So little emphasis is put on speaking the language throughout our schooling, rather the focus is on learning poetry and trying to read Irish prose while only have only a rudimentary grasp of the language, these things would be much easier if we were taught how to speak the language properly first.
I've seen students studying languages in schools abroad who are much more fluent in their chosen language after 5-6 years of study than any Irish person I know is after going through the Irish schooling system 'learning' Irish.
Mosts students can barely get through the basic conversation in the Oral in the Leaving Cert, you only have to see the panic and stress it causes, with students trying to learn answers to questions they think might be asked. If we were fluent by that stage the Oral should be a breeze and as normal as having a conversation with a stranger in English.
I wish I could speak fluently but the reality is that I remember very little despite taking Higher Level to LC. I've lived abroad most of my adult life and when this comes up in conversation people are shocked to hear that most people can barely speak the language despite learning it for so long.
If it was done properly Irish children should basically grow up being bilingual.
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13-01-2021, 00:56   #10
Mellor
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That 2016 figure is rubbish. Many people might think they can speak Irish just because they learned it in school but they could not converse in it at all.
It's not rubbish, it's simply a badly phrased, unqualified question.

If the question is "Can you speak irish?"
Then even somebody with very basic irish, a couple of words or phrases only, should answer, technically they can speak (some) irish.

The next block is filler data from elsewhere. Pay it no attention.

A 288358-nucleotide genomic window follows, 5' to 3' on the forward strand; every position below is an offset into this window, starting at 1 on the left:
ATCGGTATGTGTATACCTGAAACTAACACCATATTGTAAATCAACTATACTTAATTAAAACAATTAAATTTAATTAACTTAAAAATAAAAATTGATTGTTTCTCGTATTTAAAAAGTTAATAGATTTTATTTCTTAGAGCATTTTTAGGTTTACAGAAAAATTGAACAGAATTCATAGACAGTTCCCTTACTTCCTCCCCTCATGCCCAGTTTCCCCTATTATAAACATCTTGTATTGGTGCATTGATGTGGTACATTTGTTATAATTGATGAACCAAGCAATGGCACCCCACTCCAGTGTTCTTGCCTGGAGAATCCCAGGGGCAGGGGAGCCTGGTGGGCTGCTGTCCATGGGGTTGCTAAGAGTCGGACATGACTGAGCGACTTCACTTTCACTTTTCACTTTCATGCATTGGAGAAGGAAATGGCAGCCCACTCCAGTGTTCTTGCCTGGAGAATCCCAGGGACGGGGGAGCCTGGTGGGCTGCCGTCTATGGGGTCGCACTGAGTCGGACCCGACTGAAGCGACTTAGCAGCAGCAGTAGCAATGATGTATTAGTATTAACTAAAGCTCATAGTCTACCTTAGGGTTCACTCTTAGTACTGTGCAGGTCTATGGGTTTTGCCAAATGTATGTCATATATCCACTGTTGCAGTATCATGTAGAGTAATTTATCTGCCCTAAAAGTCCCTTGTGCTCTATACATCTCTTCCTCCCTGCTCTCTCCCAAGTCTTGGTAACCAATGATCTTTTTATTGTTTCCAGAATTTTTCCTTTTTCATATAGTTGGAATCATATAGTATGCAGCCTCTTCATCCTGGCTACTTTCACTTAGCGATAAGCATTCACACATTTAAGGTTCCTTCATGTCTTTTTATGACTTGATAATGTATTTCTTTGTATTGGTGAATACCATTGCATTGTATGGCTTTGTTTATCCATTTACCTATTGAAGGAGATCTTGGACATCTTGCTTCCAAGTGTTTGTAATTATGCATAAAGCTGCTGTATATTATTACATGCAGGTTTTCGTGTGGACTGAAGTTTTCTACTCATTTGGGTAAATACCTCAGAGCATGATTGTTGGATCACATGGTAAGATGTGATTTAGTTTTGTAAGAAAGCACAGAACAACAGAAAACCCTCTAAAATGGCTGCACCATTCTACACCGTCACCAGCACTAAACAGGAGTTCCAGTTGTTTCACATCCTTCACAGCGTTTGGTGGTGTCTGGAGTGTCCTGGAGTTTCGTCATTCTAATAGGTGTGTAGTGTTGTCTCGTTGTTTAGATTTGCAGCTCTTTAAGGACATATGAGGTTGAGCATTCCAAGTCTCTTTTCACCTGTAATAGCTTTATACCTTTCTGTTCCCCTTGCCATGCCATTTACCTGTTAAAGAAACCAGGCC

If they want to survey the fluent speakers or the conversatioal speakers, they should specify.



In 1926, people probably assume they were asking about being reasonably fluent.
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13-01-2021, 10:56   #11
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It's not rubbish, it's simply a badly phrased, unqualified question.

If the question is "Can you speak irish?"
Then even somebody with very basic irish, a couple of words or phrases only, should answer, technically they can speak (some) irish.

If they want to survey the fluent speakers or the conversatioal speakers, they should specify.



In 1926, people probably assume they were asking about being reasonably fluent.
I think this, I would say that I can speak Irish but my level would be A1 maybe A2 at best how as ever, I would speak French at a C1 level and German maybe B2 level. People lie about how well they speak a language and unfortunately it is all subjective.

I would assume that there were more native speakers in the 1920s as it was a common language in the 19th century, and it has declined since.